The prevalence of homelessness, expressed as a measure of homeless persons per 10,000 residents.
The prevalence of homelessness can be an indicator of a community's ability to provide stable jobs that pay a living wage, adequate support for the unemployed, affordable housing and accessible health care. Homelessness is related to larger issues such as poverty, employment, mental health, substance abuse, and family violence. The way a community cares for its more vulnerable citizens can also be a marker of collaboration and social support systems.
Essex County had a rate of 17 homeless persons per 10,000 residents in 2017, lower than the state rate of 26 and equal to the national rate. Essex's rate was down from a recent high of 26 in 2015 but still up from 11 in 2007. Since 2007, the statewide rate increased less, from 23 to 36 and the national rate has steadily decreased, falling from 22 to 17.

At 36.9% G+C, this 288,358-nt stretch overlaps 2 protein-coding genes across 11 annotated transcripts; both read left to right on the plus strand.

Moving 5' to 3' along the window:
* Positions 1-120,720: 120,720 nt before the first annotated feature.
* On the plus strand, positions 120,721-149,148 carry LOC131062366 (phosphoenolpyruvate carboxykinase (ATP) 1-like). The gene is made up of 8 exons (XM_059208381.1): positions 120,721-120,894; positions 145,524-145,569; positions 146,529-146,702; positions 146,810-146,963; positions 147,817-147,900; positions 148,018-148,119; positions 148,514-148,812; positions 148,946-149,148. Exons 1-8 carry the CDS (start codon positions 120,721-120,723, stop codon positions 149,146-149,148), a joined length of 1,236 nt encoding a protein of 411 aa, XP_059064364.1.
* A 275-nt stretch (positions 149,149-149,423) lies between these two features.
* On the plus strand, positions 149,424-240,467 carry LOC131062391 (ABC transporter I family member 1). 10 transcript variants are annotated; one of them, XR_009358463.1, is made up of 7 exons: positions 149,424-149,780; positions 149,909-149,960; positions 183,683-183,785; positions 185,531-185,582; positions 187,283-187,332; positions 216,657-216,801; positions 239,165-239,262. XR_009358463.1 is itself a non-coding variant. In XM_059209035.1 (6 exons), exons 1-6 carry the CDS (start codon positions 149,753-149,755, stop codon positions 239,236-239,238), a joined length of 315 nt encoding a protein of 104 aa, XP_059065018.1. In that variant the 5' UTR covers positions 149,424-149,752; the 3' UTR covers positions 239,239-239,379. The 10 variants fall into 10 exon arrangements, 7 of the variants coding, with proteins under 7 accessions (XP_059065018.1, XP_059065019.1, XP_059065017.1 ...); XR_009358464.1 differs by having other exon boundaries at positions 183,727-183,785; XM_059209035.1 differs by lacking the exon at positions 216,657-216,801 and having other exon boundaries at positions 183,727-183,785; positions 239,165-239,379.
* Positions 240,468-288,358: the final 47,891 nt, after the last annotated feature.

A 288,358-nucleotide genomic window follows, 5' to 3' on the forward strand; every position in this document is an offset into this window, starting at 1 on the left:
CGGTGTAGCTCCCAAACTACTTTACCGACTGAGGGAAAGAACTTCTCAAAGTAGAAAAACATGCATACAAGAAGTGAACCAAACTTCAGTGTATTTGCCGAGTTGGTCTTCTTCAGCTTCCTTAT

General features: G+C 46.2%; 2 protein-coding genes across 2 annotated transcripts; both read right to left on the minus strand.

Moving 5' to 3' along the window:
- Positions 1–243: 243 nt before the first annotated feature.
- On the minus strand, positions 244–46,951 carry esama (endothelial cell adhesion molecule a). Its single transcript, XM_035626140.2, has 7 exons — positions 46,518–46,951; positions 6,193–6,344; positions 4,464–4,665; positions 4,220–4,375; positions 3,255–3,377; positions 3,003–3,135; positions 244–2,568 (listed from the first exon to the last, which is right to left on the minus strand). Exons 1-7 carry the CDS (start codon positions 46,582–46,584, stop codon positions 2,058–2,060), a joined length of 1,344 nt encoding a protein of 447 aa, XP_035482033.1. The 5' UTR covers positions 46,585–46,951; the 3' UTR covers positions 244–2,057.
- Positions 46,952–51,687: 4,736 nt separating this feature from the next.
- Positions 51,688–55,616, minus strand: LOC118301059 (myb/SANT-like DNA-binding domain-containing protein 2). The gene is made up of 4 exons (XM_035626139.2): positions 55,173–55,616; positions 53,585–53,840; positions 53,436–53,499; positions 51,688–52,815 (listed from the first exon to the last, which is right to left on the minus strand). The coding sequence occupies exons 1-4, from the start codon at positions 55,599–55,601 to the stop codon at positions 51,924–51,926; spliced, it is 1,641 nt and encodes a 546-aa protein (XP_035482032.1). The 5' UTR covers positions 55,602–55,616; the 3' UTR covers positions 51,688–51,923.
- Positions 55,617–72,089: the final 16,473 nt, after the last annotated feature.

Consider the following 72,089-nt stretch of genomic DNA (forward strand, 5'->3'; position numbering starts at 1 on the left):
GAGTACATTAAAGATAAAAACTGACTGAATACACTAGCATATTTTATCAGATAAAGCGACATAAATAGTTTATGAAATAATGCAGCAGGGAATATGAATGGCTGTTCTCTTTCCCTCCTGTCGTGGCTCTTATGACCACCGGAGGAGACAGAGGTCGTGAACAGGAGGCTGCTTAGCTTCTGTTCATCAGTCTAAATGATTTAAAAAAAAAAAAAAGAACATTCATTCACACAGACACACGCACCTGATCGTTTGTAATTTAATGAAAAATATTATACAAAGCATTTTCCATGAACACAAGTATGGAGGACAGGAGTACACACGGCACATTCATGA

Essex County has the second-highest rate of homeless residents among the comparison counties, below Westchester, NY (19) and higher than Middlesex, MA (8), and Lake, IL (3). Lake experienced a reduction in rate since 2007 while Westchester stayed the same, and Middlesex and Essex County each had increases.
It is very difficult to obtain an exact count of homeless persons, due to transience and limited resources for record-keeping. Comparable data presented for available counties are currently limited to point-in-time counts done on one night in January. Data for this indicator are released annually in October.